Hanson-Roberts Tarot by Mary Hanson-Roberts
Review by Kim Huggens 

If you would like to purchase this deck, click here.

If you would like to purchase the companion book for this deck, click here.

If you would like to purchase the deck/book set, click here.

It isnít often that I find myself buying a Tarot deck twice, but the Hanson-Roberts deck is one such deck.  I originally bought it because it was one of the first decks I saw images of, and it held much sentimental value for me.  Around six months after buying it, however, I met a girl on the same A-level course as me, who had an interest in Tarot but could not physically shuffle normal sized decks due to her tiny hands.  I decided that she needed the Hanson-Roberts more than me, and its size was perfect for her, so I gave it to her as a gift.  The problem was, I loved that deck so much that I had to buy it once again for my own collection!

One of the distinctive features of this deck has already been mentioned: its small size.  Unlike most decks, this one is around the same size as playing cards, and thus it is a delight to all those who, like the girl above, and me, have great difficulty shuffling and handling most of the decks available today. I have found it to be the easiest deck for children to handle as well; the artwork also has a child-like, vivid, and relaxed quality which children enjoy.  Because the cards were created with colored pencils, this deck is wonderfully open and simple, making for a very honest reading, with easily accessible answers. 

The actual pictures on the cards themselves are almost the same as the Rider-Waite-Smith deck, though the style of art gives this deck a distinctly different 'feel', and makes it a beautiful alternative for those who, whilst being able to interpret the images in the Rider-Waite-Smith deck, find the artwork itself flat or bland, color-wise. 

Another delightful feature of this deck is that its images are very easy on the eye, with no 'strange' occult symbols, nor does it have any distinct link with a particular religious tradition, so it is perfect for those who regularly read for others who are not familiar with Tarot or any kind of occult philosophy.  I have still to come across somebody who does not find this deck gentle, and have discovered that it has a certain appeal to people of all ages, whether it be your octogenarian granny, or your 10 year old sibling!  True, it may not be the ideal deck for those who desire occult depth in their readings, or for those who are accustomed to decks such as the Crowley-Thoth, but otherwise I would recommend it highly to most people, especially those who are just starting out.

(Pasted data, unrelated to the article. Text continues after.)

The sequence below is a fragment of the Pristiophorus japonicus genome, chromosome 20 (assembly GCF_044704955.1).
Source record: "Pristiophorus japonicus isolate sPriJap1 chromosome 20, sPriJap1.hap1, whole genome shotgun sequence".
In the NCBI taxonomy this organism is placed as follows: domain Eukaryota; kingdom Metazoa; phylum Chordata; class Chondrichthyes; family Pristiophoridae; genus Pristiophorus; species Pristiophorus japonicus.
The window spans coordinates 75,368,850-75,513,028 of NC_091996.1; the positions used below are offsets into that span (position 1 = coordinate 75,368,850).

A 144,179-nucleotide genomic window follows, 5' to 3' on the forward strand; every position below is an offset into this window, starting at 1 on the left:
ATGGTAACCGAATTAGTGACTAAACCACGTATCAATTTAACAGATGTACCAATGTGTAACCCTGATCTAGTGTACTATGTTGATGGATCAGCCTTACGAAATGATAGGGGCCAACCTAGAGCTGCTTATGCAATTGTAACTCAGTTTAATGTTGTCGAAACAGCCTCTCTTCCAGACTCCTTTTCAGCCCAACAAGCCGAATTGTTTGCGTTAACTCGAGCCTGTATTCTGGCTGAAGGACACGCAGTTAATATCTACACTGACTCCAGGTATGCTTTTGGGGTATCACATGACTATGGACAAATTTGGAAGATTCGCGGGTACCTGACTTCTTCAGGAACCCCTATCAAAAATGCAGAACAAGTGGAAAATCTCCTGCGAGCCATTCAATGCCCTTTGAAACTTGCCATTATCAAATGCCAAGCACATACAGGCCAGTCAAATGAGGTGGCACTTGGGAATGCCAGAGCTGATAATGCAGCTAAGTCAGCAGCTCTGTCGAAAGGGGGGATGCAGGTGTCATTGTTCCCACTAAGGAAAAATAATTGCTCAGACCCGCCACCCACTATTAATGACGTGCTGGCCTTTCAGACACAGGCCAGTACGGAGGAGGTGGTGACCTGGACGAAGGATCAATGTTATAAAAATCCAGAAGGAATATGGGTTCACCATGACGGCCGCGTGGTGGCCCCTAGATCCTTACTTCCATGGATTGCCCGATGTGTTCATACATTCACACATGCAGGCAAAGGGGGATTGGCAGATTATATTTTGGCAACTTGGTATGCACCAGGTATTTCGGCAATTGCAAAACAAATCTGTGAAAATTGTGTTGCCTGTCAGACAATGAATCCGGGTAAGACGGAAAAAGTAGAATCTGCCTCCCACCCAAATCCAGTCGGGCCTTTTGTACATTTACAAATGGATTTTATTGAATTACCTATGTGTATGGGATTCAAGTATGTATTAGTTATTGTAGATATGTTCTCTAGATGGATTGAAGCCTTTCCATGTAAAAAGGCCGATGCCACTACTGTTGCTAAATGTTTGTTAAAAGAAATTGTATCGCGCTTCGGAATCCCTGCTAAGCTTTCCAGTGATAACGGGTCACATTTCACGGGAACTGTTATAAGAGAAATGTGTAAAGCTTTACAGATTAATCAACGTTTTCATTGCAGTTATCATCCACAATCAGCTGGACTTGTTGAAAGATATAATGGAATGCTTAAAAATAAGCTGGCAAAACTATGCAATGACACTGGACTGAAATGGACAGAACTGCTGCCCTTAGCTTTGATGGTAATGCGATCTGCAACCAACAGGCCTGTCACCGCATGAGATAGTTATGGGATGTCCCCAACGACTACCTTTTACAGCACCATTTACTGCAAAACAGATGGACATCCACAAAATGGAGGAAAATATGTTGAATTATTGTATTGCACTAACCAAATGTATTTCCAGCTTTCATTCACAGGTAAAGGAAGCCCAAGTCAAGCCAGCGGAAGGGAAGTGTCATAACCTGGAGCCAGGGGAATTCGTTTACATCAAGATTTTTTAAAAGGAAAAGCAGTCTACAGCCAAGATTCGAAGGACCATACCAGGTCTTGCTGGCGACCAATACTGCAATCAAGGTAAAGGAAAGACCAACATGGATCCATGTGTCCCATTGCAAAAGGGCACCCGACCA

Finally, the images in this deck are such that the meanings in each card are easily accessible by just looking at the pictures: It is virtually unnecessary for one to memorize all the book meanings, and instead one can rely on what they see in the cards, making interpretation a lot less daunting for the beginner and a lot more relaxed for the advanced reader.  Really, this deck is a joy to look at and read with, and it certainly takes the difficulty out of shuffling and interpreting, two of the things that beginners complain about ("Remembering the meanings is so hard!").

Overall, a wonderful deck, and a treasure for any collection of decks.  And for those who like the look of this deck, there are the Universal-Waite and Whimsical Tarot decks by Mary Hanson-Roberts also available and just as delightful.

If you would like to purchase this deck, click here.

If you would like to purchase the companion book for this deck, click here.

If you would like to purchase the deck/book set, click here.


Kim Huggens is an 18 year old Pagan, studying for a Philosophy degree at Cardiff University.  She has been studying Tarot heavily since the age of 9, and currently lives with her wonderful boyfriend, Simon, in Cardiff.  She also enjoys writing and collecting Tarot decks, and currently has around 110 in her collection.


Review © 2003 Kim Huggens
Page © 2003 Diane Wilkes